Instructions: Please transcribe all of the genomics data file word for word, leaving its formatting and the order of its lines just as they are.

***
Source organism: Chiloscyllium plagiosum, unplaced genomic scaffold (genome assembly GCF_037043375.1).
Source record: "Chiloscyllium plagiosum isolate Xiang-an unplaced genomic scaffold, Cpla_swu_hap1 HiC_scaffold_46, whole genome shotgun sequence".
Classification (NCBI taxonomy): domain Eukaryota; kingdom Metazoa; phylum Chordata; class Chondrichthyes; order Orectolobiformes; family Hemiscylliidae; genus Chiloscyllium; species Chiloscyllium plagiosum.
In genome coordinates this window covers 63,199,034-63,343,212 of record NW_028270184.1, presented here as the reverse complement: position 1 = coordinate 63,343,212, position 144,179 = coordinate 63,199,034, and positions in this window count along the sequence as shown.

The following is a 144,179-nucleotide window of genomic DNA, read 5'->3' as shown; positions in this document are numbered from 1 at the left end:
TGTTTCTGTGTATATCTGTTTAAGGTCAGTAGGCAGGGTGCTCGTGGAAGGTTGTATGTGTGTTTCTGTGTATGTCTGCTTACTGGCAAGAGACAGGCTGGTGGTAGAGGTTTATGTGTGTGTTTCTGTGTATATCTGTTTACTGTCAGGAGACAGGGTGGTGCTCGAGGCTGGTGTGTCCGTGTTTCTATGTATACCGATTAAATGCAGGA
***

Source organism: Chiloscyllium plagiosum, unplaced genomic scaffold (genome assembly GCF_037043375.1).
Source record: "Chiloscyllium plagiosum isolate Xiang-an unplaced genomic scaffold, Cpla_swu_hap1 HiC_scaffold_46, whole genome shotgun sequence".
Classification (NCBI taxonomy): domain Eukaryota; kingdom Metazoa; phylum Chordata; class Chondrichthyes; order Orectolobiformes; family Hemiscylliidae; genus Chiloscyllium; species Chiloscyllium plagiosum.
In genome coordinates this window covers 63,199,034-63,343,212 of record NW_028270184.1, presented here as the reverse complement: position 1 = coordinate 63,343,212, position 144,179 = coordinate 63,199,034, and positions in this window count along the sequence as shown.

The following is a 144,179-nucleotide window of genomic DNA, read 5'->3' as shown; positions in this document are numbered from 1 at the left end:
TGTTTCTGTGTATATCTGTTTAAGGTCAGTAGGCAGGGTGCTCGTGGAAGGTTGTATGTGTGTTTCTGTGTATGTCTGCTTACTGGCAAGAGACAGGCTGGTGGTAGAGGTTTATGTGTGTGTTTCTGTGTATATCTGTTTACTGTCAGGAGACAGGGTGGTGCTCGAGGCTGGTGTGTCCGTGTTTCTATGTATACCGATTAAATGCAGGA